Issue Spring 13
When Jan and Zelma Stiebrs came to the United States from Latvia in 1949, they had almost nothing. Within a few years, they had purchased 100 hens and started selling farm-fresh eggs door to door. Today, Stiebrs Farms is a third-generation family farm and has approximately 500,000 laying hens. Even though the trends in food production have moved toward automation and other high-tech tools, the company has found success with the methods its founders used at the beginning.
Jan and Zelma Stiebrs’ grandson, co-owner and partner Yany Stiebrs says the company has built a strong position for itself in the Northwest by working toward old-school cage-free methods. Although the process involves more work and greater commitment, Yany, along with his parents, Jon and Dianna Stiebrs, and Yany’s wife, Sara, believe that going the extra mile has been worth it for Stiebrs Farms, and will be the foundation for the company’s success for the long term as it marks its 60th anniversary in 2013.
“One of the things we’ve done is we have found our own little niche in the specialty egg market,” Stiebrs says.
Stiebrs Farms produces organic eggs, organic beef and organic feed, as well as liquid egg products. Its products and operations have all been certified 100 percent organic by the Washington State Department of Agriculture.
Farming With Care
Stiebrs says the company started to make the move back to cage-free eggs in the mid-1990s, at his father’s suggestion. Stiebrs Farms became one of the first farms in the country to offer cage-free eggs, and today the company continues to retrofit its old barns to accommodate more cage-free hens. Eventually, the company plans to be 100 percent cage-free.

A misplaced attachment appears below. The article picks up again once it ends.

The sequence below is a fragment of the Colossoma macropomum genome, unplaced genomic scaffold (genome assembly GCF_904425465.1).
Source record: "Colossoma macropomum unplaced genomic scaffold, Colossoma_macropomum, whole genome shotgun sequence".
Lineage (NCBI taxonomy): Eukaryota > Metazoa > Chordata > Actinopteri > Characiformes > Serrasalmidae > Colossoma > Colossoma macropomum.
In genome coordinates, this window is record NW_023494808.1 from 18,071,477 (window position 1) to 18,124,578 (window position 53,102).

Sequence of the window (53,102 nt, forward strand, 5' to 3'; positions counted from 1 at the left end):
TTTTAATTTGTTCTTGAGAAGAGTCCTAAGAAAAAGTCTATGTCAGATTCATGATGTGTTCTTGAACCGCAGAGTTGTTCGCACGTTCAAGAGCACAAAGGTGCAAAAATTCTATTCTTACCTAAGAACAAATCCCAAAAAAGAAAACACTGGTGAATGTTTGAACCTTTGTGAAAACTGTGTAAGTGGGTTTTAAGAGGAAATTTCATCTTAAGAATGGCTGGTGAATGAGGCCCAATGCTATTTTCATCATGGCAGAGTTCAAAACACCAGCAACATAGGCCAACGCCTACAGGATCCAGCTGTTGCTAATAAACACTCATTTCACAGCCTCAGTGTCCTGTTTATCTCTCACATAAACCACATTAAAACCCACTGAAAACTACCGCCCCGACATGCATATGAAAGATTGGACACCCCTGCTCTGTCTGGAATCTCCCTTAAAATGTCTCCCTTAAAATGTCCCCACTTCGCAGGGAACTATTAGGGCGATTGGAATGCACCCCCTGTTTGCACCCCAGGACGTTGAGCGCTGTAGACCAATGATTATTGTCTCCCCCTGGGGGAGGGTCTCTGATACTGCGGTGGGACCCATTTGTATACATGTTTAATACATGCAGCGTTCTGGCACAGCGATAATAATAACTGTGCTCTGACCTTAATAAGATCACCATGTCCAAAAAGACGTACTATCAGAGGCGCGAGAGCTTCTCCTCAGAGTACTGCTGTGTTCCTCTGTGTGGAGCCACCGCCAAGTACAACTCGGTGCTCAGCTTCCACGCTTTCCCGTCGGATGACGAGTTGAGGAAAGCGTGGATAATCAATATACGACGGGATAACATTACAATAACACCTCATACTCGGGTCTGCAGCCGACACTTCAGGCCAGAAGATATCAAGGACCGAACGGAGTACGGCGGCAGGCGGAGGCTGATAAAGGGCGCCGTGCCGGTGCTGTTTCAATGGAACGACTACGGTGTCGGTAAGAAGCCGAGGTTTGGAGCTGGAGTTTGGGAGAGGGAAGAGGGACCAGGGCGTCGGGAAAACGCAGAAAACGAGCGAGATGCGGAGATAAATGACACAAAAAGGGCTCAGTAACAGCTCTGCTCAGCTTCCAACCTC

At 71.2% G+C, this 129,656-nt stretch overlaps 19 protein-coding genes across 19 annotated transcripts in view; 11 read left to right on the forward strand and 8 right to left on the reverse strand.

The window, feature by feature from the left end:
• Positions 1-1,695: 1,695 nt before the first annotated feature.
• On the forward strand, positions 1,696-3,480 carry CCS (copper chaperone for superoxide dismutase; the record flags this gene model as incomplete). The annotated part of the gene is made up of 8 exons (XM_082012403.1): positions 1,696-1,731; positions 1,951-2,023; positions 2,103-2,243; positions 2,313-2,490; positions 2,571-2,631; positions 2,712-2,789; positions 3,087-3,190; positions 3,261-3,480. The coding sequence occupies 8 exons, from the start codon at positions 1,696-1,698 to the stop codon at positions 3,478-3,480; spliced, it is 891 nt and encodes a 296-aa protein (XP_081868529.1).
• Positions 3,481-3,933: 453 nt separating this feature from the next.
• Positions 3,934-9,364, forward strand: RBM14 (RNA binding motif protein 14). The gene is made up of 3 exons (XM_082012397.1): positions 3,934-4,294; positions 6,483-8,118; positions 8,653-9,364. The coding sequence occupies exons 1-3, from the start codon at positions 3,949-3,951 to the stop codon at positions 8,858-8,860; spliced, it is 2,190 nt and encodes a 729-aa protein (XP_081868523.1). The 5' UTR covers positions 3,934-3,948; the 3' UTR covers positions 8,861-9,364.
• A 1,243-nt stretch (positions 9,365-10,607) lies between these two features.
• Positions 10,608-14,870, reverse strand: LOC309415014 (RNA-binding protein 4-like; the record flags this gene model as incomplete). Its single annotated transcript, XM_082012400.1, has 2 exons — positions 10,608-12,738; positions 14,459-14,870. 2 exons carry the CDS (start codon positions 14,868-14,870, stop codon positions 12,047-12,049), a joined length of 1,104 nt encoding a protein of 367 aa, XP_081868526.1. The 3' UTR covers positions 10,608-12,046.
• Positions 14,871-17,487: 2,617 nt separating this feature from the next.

Stiebrs first questioned his father’s decision, partly because of how much additional work farming cage-free eggs creates. There are training procedures to get the birds to lay the majority of the eggs in nests. This means eggs have to be hand-picked every day so they can remain fresh and clean.
However, Stiebrs says the cage-free environment is worth the extra effort. “What I see is that when they’re cage-free, you see the birds really behaving a lot more naturally,” he says. “When birds are comfortable, I think it really does produce a better egg.”
It seems that customers agree with this assessment, too. Stiebrs Farm’s products are stamped with a seal of approval from Humane Farm Animal Care. Stiebrs says this certification provides customers with peace of mind about their eggs’ overall quality.
“When people see that logo, they like to buy the product because of that,” he says. “A lot of people like our company because we care about the animals.”
Stiebrs says it is fortunate to have a workforce made up of people who are devoted to the company’s procedures and take ownership of what they do. “We really dedicate ourselves to what we’re producing,” he says.
Stiebrs Farms also is committed to producing organic eggs, which requires sourcing all organic feed. Even though organic feed usually is twice as expensive and harder to find than regular feed, Stiebrs says the company believes in it because of the benefits organic production has for consumers as well as the hens.
Stiebrs says consumers are looking for healthier and ethical alternatives to the more industrial forms of farming. Part of that means living up to consumers’ expectations for food safety, and the company is in the process of receiving one of the highest levels of certification for safety in the industry. Stiebrs says the company is working towards certification from the Safe Quality Food Institute, providing consumers with another level of assurance.
In the future, Stiebrs sees the company staying on its current course and further cementing its place as one of the Northwest’s most conscientious farms.
“I see us growing on the cage-free side and producing more of the more-humane style of eggs,” he says. “We plan to keep the business growing for our children, Hayen and Cohen – the fourth generation of Stiebrs Farms.”